The Good Samaritan

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Take a moment to read the scripture below and we’ll pick up our conversation after.

The Parable of the Good Samaritan

25 And behold, a lawyer stood up to put him to the test, saying, “Teacher, what shall I do to inherit eternal life?” 26 He said to him, “What is written in the Law? How do you read it?” 27 And he answered, “You shall love the Lord your God with all your heart and with all your soul and with all your strength and with all your mind, and your neighbor as yourself.” 28 And he said to him, “You have answered correctly; do this, and you will live.”

29 But he, desiring to justify himself, said to Jesus, “And who is my neighbor?” 30 Jesus replied, “A man was going down from Jerusalem to Jericho, and he fell among robbers, who stripped him and beat him and departed, leaving him half dead. 31 Now by chance a priest was going down that road, and when he saw him he passed by on the other side.32 So likewise a Levite, when he came to the place and saw him, passed by on the other side. 33 But a Samaritan, as he journeyed, came to where he was, and when he saw him, he had compassion. 34 He went to him and bound up his wounds, pouring on oil and wine. Then he set him on his own animal and brought him to an inn and took care of him.35 And the next day he took out two denarii[a] and gave them to the innkeeper, saying, ‘Take care of him, and whatever more you spend, I will repay you when I come back.’ 36 Which of these three, do you think, proved to be a neighbor to the man who fell among the robbers?” 37 He said, “The one who showed him mercy.” And Jesus said to him, “You go, and do likewise.” – Luke 10:25-37 (ESV)

“And who is my neighbor?”

We like to think of our neighbors as those who are like us. Those that:

  • Look like us
  • Wear the same types of clothes
  • Eat the same types of foods
  • Enjoy the same types of hobbies
  • Maybe even have been raised/brought up in a similar manner

Photo by Hayden Walker on Unsplash

But Jesus pushes far past the similarities. His story above reminds me that I’d like to think that I’m the Samaritan. More often than not, I’m more so the priest and the Levite in the story, avoiding those that don’t look like me and continuing on my way. We crave the safety of our selected neighbors and tribes.

Lord, push me past that which I deem safe.

CozyQuest

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–   Cozy Quest   –   Version 1.3   –   25.3MB  –

Press Start:

The Fair City of Felrona awaits, as players traverse the mythical lands of Eluna in search of fame, fortune, and loot. Developer Nils Munch’s CozyQuest, is an iDevice attempt at what is usually a PC exclusive, an MMO.

The game starts with a simple character creation screen where the player selects:

Character Class –

  • Priest – Healing
  • Merchant – Crafting
  • Mage – Magic and rainbows
  • Warrior – Tank

Name – Finally, a chance to name your character what you’ve always wanted to be called!

Race –

  • Thull – A race known for strength and endurance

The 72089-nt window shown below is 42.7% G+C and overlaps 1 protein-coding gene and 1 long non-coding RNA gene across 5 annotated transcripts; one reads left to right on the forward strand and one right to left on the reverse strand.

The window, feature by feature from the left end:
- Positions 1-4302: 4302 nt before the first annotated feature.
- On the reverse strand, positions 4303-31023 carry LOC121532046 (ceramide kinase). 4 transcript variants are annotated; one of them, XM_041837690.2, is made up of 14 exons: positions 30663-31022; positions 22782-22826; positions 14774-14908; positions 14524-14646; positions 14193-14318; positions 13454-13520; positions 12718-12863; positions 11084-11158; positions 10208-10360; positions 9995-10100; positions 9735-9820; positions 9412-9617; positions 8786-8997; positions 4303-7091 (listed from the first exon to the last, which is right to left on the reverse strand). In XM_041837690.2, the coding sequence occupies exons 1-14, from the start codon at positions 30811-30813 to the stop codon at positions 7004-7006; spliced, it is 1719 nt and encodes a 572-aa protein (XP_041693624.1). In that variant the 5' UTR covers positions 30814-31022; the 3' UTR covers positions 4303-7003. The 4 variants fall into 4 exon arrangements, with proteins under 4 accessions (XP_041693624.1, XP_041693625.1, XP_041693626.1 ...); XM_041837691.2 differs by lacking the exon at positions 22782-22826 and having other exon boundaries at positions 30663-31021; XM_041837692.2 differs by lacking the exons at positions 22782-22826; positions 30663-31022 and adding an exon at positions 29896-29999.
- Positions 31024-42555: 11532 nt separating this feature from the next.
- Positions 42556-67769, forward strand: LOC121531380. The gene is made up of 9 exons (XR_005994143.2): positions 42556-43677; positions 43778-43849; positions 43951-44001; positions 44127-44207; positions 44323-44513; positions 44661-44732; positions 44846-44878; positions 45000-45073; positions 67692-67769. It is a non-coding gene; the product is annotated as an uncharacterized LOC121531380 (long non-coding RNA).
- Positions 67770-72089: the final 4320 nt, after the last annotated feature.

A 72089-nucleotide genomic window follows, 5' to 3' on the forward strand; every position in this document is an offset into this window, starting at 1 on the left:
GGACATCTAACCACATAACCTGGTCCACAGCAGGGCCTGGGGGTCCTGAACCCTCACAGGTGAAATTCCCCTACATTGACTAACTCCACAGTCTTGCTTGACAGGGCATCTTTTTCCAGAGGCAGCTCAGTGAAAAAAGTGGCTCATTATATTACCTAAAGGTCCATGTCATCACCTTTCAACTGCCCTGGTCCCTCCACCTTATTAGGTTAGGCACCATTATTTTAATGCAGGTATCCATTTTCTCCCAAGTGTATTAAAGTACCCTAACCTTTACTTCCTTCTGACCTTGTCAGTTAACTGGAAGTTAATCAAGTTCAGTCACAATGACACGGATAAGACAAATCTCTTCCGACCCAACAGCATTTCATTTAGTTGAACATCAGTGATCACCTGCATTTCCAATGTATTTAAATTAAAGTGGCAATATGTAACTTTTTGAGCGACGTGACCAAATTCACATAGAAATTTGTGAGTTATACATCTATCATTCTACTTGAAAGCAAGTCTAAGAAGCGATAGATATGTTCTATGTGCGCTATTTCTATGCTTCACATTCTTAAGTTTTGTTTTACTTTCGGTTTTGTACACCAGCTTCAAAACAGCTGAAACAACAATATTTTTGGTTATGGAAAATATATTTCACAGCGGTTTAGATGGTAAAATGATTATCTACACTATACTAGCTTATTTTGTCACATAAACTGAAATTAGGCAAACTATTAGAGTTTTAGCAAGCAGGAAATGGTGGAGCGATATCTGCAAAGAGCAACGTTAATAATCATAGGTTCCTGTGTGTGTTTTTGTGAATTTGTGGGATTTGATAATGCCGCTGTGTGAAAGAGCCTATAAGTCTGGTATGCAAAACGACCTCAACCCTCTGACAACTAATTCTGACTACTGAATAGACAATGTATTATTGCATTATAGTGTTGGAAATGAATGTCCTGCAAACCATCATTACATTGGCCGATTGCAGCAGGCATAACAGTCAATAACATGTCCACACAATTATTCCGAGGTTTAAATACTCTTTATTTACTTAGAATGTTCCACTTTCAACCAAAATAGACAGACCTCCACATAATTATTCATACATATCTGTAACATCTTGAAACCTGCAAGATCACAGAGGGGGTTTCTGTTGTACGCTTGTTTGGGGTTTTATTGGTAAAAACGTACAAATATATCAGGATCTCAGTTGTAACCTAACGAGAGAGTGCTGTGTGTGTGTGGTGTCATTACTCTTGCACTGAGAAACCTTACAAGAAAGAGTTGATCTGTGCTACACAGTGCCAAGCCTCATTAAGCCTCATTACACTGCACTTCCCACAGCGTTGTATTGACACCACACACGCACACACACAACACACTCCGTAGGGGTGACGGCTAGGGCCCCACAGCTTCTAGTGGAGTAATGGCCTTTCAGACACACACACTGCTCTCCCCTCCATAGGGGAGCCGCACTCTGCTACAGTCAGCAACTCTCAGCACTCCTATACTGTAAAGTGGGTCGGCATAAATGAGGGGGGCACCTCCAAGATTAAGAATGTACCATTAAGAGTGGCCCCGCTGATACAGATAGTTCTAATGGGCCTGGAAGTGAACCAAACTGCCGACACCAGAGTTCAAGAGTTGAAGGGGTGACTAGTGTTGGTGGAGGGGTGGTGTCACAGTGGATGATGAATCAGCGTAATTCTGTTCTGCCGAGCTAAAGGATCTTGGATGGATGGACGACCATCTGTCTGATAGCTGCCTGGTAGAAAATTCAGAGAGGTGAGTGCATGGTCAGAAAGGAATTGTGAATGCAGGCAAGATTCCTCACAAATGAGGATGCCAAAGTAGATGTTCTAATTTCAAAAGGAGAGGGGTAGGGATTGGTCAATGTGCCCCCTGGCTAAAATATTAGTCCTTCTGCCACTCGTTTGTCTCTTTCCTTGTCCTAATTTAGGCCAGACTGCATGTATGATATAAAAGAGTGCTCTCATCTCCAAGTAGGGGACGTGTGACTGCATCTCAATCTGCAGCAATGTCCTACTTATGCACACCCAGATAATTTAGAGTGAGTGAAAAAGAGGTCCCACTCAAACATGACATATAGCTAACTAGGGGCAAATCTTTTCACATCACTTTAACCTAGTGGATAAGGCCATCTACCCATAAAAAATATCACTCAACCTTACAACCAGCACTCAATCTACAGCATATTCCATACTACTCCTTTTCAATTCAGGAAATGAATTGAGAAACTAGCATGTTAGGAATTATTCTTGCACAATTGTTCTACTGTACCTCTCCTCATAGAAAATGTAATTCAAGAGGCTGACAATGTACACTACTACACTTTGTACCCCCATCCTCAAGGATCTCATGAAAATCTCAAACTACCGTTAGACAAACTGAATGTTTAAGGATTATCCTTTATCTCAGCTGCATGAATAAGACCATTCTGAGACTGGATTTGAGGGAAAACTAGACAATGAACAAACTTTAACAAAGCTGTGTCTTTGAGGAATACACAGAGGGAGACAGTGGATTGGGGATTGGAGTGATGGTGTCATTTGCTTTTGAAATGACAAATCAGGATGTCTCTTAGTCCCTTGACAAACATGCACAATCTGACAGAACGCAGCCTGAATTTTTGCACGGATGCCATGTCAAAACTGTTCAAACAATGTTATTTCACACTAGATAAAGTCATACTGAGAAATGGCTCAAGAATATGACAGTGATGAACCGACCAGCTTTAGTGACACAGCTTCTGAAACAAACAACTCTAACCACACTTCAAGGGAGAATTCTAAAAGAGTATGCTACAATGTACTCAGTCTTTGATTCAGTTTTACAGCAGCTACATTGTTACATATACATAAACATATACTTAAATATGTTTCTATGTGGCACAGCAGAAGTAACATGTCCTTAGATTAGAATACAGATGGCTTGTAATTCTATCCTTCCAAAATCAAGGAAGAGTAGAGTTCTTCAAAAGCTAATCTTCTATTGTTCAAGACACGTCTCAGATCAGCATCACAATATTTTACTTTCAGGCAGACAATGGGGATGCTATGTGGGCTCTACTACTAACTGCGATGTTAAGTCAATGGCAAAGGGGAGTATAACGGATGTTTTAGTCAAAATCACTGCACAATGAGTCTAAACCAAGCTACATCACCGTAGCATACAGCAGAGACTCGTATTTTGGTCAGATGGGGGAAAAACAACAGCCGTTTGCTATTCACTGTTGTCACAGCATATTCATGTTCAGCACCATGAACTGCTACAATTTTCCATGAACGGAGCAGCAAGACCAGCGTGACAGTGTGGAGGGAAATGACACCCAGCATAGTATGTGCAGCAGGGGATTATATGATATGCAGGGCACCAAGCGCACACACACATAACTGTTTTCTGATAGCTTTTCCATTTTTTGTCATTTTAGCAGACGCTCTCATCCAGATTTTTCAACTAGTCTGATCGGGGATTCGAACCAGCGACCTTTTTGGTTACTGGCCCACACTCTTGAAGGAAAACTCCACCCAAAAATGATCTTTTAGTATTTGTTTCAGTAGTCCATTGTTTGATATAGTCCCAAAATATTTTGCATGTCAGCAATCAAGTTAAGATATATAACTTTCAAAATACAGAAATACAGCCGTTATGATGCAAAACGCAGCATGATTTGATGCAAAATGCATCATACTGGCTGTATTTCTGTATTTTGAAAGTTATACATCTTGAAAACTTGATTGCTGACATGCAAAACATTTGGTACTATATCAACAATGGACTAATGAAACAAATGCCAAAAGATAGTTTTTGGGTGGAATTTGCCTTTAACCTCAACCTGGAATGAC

• Mekkel – A people of nomads and bards
  • Aran – Known for being strongwilled and their craft with swords
  • Pesha – Honorable/ Peace loving/ Pocahontas’s cousins
  • Toran – The Romans of Eluna/ Spartans

Character created, you find yourself off to Elgarz the Alchemist, who is in dire need of Strangleberries. Sure, no problem. A place with a name like the Dark Woods shouldn’t be all that bad, right? Right?!?

Ideology/ Worldview:

Enter the Felrona Chapel to choose your faith:

  • Shaim – “The god of purity and rebirth. Make of the Pesha race.”
  • Karosh – “The god of despair and destruction.”
  • Amala – “The iron god. Stands for craftmanship and strong will.”
  • Tordo – “God of strength and hate. Make of the Thull race.” Known in the real world as Satan.

The gods in CozyQuest serve to offer the player buffs and random gifts. Note that they can be abandoned at will. However, this means that money donated to that particular god will be lost. Lack of devotion has its costs.

Other mentions of religion:

  • The Thull race have a mountain god named Akarak
  • The Aran race is known to be religious

Interaction/ Gameplay:

Touch the screen over, and over, and over again! Gameplay in CozyQuest consists of grinding out levels in order to level your character. Standard MMO fair minus playing with other players. However, one can chat with other players in the Salty Siren Tavern. Exciting!

In the End:

In May of 2009, I wrote:

In its current state, purchasing CozyQuest is like signing up for an app beta test. With content being added to the game daily, I do not see this beta environment as a problem. The core game is in tact and running smoothly. The quests are interesting and well thought out. CozyQuest is an investment at this point. Before purchasing, you need to ask yourself this question: 1) Are you willing to invest $4.99, in developer Nils Munch, to see if he can realize his creative vision?

Nearly 9 months later, CozyQuest is like a ship that is slowly sinking. Not quite the disaster I left in mid 2009, CozyQuest still feels rough around the edges. Sure, developer Nils Munch has added multiple character slots and a core game/ graphical upgrade. This makes CozyQuest now run smoother and look prettier. However, one of the core complaints that I originally had has not changed:

  • Quests are repetitive. In order to level, quests have to be repeated multiple times. This repetition of quests gets old by the time you’ve clicked through the same quest for the 20th time.

At this point in the apps life, the gameplay featured in CozyQuest is not enough for anyone to warrant a purchase on their iDevice. CozyQuest (link will open iTunes) will always be a creative vision that has yet to be reached. Perhaps one day.

A glimmer of hope amongst an otherwise spoiled game/app

– Level of Impact –

Medium: Does not require large amounts of time to play.